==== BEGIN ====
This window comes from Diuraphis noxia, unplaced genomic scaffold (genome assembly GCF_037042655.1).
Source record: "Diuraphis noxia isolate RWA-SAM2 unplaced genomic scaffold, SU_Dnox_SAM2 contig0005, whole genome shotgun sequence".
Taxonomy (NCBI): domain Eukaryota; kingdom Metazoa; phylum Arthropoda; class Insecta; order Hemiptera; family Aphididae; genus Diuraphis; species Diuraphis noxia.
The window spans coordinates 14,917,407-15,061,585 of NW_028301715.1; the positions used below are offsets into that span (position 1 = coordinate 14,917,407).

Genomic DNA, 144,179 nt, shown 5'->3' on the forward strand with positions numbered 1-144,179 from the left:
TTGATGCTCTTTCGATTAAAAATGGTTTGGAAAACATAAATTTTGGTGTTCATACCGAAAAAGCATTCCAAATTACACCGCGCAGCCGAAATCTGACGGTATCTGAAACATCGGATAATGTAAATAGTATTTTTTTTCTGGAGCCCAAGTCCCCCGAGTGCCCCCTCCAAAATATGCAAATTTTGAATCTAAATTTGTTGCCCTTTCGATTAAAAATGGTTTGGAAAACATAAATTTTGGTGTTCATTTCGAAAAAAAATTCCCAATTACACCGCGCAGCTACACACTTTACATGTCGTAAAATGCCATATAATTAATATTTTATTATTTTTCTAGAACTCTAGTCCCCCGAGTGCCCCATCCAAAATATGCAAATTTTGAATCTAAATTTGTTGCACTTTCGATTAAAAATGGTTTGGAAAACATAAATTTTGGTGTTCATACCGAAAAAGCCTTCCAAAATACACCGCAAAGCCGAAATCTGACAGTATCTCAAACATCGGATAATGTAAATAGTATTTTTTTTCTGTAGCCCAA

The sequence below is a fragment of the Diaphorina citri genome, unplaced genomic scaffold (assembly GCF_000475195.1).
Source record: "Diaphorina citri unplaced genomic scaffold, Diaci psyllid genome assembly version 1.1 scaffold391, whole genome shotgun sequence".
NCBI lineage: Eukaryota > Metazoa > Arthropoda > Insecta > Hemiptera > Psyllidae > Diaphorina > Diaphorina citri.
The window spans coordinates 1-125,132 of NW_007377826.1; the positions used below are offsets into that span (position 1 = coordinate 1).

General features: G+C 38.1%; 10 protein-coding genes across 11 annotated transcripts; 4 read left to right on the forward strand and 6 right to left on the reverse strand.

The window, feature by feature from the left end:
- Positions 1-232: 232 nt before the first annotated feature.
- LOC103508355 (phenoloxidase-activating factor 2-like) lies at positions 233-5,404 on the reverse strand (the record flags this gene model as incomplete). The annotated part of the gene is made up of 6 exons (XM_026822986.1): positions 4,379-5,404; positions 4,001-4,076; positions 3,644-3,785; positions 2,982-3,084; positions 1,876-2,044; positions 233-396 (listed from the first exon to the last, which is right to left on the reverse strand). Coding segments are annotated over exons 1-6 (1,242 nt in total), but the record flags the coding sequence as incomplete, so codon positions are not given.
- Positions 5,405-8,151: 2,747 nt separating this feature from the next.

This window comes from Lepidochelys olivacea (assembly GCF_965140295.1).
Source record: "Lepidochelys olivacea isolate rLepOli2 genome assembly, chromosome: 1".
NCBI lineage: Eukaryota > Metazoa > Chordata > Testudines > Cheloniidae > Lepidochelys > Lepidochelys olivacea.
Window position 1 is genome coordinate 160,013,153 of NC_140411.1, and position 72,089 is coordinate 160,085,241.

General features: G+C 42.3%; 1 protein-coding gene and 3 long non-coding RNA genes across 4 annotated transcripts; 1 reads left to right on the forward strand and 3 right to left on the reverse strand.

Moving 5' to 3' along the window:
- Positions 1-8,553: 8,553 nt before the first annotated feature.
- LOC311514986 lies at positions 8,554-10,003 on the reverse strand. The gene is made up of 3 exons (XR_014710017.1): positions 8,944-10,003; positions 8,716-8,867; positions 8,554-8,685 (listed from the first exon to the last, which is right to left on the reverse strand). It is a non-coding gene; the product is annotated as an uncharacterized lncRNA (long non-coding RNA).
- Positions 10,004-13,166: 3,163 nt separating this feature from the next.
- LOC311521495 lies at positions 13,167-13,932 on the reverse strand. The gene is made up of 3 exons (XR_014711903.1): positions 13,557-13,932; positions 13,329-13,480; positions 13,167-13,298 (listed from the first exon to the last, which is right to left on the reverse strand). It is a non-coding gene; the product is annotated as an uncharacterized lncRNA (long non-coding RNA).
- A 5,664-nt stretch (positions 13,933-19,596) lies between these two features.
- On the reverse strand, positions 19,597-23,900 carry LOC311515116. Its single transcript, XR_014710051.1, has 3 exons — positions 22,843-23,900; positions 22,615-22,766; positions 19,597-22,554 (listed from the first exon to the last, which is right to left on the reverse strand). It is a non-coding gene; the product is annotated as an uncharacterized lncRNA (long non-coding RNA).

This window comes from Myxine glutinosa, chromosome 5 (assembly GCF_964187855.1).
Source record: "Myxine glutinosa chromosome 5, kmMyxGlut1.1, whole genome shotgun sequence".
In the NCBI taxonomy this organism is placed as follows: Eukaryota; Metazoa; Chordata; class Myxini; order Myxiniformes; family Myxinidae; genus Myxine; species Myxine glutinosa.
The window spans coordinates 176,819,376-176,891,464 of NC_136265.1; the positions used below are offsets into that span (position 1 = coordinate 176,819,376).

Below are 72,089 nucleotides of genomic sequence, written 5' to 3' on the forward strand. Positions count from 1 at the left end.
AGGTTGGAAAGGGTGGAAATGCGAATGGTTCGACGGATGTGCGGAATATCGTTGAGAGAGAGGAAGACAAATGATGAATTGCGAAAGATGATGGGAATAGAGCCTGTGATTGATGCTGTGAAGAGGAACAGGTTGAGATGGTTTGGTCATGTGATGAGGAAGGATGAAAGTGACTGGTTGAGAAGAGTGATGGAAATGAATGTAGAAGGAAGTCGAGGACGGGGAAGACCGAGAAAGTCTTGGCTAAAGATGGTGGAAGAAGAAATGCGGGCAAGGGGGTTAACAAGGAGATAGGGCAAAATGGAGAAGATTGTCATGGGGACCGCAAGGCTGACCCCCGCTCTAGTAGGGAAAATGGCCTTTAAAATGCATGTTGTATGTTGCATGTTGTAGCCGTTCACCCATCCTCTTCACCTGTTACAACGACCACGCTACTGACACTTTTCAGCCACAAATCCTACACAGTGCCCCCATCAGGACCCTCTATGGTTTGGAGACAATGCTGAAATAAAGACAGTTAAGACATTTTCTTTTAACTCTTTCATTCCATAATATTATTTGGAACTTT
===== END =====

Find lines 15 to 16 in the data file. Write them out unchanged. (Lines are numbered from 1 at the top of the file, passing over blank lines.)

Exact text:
- Positions 5,405-8,151: 2,747 nt separating this feature from the next.

This window comes from Lepidochelys olivacea (assembly GCF_965140295.1).